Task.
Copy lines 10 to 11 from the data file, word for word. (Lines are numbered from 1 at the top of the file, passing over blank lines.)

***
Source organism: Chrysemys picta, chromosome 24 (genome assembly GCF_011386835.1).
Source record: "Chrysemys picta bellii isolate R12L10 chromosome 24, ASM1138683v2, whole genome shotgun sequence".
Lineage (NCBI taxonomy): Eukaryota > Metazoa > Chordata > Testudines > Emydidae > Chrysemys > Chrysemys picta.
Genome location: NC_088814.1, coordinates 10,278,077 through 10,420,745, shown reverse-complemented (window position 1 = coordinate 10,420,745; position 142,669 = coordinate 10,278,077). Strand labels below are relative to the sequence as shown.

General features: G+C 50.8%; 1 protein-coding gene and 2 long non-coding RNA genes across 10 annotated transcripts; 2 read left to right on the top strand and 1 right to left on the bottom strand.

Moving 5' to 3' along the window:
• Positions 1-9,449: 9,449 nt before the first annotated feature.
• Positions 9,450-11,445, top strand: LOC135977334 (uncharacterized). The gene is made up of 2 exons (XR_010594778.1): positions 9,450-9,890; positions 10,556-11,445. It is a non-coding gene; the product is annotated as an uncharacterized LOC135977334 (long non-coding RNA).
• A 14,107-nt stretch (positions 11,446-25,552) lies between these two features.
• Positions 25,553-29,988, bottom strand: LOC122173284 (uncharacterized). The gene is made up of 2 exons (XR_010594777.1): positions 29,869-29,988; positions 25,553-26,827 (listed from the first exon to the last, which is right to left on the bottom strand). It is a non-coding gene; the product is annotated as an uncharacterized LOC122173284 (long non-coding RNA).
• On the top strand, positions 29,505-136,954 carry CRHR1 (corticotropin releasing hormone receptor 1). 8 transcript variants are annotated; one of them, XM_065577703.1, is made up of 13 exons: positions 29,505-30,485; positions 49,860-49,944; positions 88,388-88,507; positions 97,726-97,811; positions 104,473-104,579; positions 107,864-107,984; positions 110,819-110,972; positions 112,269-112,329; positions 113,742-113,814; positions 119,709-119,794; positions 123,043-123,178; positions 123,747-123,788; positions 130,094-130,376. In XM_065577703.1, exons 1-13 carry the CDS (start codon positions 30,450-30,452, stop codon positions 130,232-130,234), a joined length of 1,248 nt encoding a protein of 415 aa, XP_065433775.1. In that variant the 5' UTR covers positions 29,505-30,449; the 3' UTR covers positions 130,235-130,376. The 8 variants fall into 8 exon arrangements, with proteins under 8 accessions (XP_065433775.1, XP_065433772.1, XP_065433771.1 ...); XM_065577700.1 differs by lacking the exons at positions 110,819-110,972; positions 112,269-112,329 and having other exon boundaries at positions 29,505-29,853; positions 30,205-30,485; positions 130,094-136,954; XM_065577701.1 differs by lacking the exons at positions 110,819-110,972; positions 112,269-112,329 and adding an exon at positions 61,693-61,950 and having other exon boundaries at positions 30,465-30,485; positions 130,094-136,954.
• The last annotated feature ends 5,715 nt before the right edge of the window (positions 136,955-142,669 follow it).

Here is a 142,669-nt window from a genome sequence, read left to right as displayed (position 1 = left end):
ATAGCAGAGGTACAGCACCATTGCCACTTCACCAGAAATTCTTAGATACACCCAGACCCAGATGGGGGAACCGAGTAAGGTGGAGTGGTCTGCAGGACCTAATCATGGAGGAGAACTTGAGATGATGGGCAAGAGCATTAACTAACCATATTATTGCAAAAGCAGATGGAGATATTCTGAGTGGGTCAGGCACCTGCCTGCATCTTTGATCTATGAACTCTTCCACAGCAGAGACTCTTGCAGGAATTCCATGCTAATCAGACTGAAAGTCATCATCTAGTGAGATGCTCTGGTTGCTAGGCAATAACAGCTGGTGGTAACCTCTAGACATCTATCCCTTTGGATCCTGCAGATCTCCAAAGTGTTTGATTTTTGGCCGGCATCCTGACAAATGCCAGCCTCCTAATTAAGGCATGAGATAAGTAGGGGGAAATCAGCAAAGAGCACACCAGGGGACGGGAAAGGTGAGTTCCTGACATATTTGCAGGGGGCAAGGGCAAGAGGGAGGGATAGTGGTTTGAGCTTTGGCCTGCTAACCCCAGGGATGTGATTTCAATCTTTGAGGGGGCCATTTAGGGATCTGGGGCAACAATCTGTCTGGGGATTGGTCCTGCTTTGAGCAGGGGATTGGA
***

• Positions 25,553-29,988, bottom strand: LOC122173284 (uncharacterized). The gene is made up of 2 exons (XR_010594777.1): positions 29,869-29,988; positions 25,553-26,827 (listed from the first exon to the last, which is right to left on the bottom strand). It is a non-coding gene; the product is annotated as an uncharacterized LOC122173284 (long non-coding RNA).
• On the top strand, positions 29,505-136,954 carry CRHR1 (corticotropin releasing hormone receptor 1). 8 transcript variants are annotated; one of them, XM_065577703.1, is made up of 13 exons: positions 29,505-30,485; positions 49,860-49,944; positions 88,388-88,507; positions 97,726-97,811; positions 104,473-104,579; positions 107,864-107,984; positions 110,819-110,972; positions 112,269-112,329; positions 113,742-113,814; positions 119,709-119,794; positions 123,043-123,178; positions 123,747-123,788; positions 130,094-130,376. In XM_065577703.1, exons 1-13 carry the CDS (start codon positions 30,450-30,452, stop codon positions 130,232-130,234), a joined length of 1,248 nt encoding a protein of 415 aa, XP_065433775.1. In that variant the 5' UTR covers positions 29,505-30,449; the 3' UTR covers positions 130,235-130,376. The 8 variants fall into 8 exon arrangements, with proteins under 8 accessions (XP_065433775.1, XP_065433772.1, XP_065433771.1 ...); XM_065577700.1 differs by lacking the exons at positions 110,819-110,972; positions 112,269-112,329 and having other exon boundaries at positions 29,505-29,853; positions 30,205-30,485; positions 130,094-136,954; XM_065577701.1 differs by lacking the exons at positions 110,819-110,972; positions 112,269-112,329 and adding an exon at positions 61,693-61,950 and having other exon boundaries at positions 30,465-30,485; positions 130,094-136,954.